What to Expect Now That the Playoffs Are Here

With last night's sudden-death White Sox winner in the books, it's official: Playoff baseball has invaded all corners of Chicagoland. For some, this is a jubilant time -- the culmination of a year of struggle, heartbreak, and eventual joy. For others, it's really effing annoying. (Just who are all these Cubs fans, and where on Earth do they come from?)

Chicago's two teams have a strong chance at fighting deep into the postseason. Here are some things to look out for:

-- Expensive tickets. This won't be as much of a problem on the South Side, but it will be a problem. Still looking for Cubs tickets? Forget about it. Prices are ranging from $350-$2500, with people willing to purchase good tickets at almost any price. If you aren't willing to pony up the dough, or don't have tickets already ... well, your best chance is to win a contest or something. Maybe look around on the ground; sometimes rich people drop important stuff like that.

-- Beer-fueled stupidity. People forget this, but when the White Sox won their title in 2005, their surrounding area -- as well as the parade -- wasn't exactly a paragon of dry celebration. So it is with the Cubs, except, of course, worse: The culture around Wrigley caused Mayor Daley to demand bars to stop serving alcohol after the 7th inning in clinching games. Few parks can claim so great an alcoholic influence over its environment, but the Cubs are that team. If you want to watch at a bar, get there early. If you want to avoid the bro-vironment altogether, watch at home. You'll thank yourself in the morning.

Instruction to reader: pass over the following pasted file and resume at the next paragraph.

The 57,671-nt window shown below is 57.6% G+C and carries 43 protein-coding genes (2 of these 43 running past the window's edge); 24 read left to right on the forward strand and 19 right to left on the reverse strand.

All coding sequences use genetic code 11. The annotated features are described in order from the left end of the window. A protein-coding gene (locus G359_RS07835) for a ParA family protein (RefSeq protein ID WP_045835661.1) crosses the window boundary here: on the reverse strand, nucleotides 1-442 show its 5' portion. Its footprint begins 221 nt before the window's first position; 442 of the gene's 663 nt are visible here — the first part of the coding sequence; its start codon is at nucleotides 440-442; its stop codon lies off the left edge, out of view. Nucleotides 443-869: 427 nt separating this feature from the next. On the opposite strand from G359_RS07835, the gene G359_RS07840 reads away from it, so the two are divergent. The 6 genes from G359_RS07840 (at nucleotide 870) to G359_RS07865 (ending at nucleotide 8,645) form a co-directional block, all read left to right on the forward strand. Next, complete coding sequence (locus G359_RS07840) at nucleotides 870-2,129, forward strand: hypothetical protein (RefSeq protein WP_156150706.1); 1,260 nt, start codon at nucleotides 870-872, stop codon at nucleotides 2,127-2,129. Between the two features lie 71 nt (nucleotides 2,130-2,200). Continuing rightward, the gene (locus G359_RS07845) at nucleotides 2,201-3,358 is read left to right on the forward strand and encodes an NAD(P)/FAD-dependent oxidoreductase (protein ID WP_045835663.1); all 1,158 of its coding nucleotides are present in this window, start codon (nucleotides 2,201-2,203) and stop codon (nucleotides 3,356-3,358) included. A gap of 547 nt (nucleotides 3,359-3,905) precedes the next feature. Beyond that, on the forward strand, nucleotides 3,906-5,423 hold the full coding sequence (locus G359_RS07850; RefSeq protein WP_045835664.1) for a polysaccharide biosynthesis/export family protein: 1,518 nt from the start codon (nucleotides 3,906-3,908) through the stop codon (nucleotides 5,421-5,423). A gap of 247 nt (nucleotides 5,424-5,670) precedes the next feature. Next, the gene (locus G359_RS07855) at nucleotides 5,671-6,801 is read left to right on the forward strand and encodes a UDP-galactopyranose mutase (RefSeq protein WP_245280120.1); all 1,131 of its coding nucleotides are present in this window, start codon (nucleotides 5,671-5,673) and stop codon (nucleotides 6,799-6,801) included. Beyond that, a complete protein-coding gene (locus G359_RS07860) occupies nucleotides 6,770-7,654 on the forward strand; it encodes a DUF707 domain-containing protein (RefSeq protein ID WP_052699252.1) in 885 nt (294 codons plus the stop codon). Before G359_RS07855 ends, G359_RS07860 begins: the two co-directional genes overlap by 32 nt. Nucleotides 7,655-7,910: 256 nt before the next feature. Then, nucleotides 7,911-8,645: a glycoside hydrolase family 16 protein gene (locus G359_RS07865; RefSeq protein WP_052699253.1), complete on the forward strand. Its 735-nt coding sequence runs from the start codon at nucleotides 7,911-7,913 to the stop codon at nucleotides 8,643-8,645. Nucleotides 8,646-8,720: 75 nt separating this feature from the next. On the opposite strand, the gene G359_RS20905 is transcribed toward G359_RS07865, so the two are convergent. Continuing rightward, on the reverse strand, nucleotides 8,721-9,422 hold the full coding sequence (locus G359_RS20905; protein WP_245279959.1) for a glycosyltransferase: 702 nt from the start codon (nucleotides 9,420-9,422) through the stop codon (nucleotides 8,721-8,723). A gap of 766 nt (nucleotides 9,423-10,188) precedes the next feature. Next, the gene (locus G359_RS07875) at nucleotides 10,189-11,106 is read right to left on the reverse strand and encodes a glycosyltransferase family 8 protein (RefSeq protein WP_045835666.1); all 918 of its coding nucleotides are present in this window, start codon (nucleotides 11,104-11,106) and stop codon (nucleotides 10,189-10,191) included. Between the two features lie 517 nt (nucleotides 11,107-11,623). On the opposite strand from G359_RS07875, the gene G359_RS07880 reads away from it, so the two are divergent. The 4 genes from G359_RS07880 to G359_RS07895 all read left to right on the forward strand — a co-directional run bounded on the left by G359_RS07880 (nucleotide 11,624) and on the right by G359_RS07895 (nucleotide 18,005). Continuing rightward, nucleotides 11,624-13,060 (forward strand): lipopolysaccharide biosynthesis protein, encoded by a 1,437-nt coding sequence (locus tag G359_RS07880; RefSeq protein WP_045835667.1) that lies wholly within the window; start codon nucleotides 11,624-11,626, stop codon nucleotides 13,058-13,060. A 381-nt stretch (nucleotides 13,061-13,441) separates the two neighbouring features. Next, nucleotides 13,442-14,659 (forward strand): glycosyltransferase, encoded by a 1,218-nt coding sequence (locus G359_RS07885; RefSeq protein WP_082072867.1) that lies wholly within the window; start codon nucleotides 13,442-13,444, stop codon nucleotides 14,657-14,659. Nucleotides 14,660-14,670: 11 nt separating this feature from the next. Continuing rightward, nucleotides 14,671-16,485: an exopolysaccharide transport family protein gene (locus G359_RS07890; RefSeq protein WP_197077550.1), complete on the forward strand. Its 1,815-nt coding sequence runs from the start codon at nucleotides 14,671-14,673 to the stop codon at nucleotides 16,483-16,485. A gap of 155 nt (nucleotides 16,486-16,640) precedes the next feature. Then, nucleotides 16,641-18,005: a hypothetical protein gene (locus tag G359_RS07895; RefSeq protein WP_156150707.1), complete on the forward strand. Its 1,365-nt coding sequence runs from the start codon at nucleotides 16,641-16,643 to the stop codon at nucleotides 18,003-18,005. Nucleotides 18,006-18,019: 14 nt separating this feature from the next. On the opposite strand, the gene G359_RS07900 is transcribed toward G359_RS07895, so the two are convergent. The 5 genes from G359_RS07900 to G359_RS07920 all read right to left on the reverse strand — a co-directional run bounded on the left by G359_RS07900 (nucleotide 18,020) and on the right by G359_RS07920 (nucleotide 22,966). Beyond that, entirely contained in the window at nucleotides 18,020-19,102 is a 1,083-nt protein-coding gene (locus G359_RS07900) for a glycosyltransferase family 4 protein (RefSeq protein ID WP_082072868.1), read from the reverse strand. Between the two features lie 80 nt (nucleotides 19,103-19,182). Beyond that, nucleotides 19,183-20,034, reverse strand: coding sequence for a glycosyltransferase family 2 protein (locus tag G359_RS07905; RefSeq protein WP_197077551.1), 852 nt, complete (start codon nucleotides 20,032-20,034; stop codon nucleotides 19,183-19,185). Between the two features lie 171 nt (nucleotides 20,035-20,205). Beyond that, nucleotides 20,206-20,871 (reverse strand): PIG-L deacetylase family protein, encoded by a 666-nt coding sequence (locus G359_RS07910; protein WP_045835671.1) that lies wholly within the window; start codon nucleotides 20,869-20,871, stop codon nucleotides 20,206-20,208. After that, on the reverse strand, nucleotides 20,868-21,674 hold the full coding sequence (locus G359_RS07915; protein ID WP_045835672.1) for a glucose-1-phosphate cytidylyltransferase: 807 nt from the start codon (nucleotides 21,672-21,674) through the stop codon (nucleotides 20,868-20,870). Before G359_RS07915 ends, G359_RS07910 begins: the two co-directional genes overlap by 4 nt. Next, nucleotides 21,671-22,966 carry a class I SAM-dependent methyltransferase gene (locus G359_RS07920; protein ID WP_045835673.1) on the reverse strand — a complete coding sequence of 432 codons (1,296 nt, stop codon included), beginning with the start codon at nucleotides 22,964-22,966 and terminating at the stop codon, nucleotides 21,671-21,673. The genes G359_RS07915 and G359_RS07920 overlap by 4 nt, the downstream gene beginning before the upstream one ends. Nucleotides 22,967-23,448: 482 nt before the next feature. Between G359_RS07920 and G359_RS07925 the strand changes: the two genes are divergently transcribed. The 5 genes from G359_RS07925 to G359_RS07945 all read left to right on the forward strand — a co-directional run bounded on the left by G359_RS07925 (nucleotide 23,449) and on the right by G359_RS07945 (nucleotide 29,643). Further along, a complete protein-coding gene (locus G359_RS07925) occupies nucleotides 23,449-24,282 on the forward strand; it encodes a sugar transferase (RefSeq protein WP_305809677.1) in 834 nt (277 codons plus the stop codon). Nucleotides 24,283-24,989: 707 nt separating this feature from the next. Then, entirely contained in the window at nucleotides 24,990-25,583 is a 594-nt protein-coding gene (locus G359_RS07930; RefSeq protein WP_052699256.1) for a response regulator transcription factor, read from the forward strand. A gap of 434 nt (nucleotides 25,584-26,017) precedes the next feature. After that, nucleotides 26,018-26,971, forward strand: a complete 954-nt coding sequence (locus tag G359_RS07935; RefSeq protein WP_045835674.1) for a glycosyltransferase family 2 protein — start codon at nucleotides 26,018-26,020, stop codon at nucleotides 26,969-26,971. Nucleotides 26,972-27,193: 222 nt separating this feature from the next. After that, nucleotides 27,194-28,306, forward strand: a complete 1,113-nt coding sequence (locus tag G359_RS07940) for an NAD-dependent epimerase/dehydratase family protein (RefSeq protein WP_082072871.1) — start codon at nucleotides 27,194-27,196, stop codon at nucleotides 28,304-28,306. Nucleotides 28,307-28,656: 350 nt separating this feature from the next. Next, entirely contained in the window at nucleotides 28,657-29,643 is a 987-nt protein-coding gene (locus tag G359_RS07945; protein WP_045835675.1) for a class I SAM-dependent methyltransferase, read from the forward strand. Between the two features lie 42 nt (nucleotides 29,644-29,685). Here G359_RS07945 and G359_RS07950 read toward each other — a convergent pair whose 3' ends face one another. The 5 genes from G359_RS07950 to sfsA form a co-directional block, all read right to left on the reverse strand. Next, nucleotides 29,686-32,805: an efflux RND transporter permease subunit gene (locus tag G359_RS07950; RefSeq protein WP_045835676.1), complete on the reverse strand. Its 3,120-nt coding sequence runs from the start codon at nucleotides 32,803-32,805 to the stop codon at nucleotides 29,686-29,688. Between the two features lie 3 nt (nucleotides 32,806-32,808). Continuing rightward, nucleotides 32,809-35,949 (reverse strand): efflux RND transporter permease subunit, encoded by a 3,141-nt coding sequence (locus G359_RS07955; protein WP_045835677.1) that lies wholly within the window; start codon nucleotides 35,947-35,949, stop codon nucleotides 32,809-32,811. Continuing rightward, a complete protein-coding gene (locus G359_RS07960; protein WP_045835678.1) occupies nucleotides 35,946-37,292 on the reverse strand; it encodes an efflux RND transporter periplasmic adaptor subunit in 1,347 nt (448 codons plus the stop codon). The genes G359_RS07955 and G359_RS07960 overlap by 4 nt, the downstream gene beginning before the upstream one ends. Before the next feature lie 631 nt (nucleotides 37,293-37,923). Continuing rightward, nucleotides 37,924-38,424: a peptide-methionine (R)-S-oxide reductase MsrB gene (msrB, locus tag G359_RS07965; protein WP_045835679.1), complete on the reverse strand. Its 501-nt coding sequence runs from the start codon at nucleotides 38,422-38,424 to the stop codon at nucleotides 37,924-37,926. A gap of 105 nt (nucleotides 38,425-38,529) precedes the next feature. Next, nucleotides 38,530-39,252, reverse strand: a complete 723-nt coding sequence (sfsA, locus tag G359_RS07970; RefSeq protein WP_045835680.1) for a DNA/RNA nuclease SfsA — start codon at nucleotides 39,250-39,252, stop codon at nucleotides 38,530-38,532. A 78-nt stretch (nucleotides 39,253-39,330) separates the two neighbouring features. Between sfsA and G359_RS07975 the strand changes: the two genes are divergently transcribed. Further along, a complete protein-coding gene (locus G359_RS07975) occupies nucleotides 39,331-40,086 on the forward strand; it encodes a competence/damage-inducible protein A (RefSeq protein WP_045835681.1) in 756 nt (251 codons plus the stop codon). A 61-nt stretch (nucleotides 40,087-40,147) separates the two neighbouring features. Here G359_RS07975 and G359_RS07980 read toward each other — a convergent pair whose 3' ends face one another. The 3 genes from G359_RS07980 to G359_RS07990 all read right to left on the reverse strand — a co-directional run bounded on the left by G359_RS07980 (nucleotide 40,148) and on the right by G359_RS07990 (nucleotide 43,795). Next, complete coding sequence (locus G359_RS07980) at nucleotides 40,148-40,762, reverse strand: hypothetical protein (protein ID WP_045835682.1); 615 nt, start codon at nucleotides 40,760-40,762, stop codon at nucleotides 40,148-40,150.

-- Traveling Cubs fans. It seems crazy, but since when are Cubs fans expected to be logical? With prices raging into the thousands, those who actually want to watch their Cubbies live are going to great lengths, some (including three friends) traveling to Los Angeles this weekend. For the round-trip flight cost of $300 and a ticket for $100, that's almost cheaper than staying home and using StubHub. If the Cubs play the Brewers in the NLCS, look out, Milwaukee.

-- General insanity. For the next, oh, two weeks, your throat will become hoarse, your spirit will wane, your sleep patterns will fail to qualify as "patterns," and, if you venture to Wrigleyville, you're likely to have the same expression as Bubbles on his first sober trip through Hamsterdam. It might change your whole perspective.

If you can handle, it will be awesome. Me? I'm hunkering down in the apartment. The beer is already cold. 

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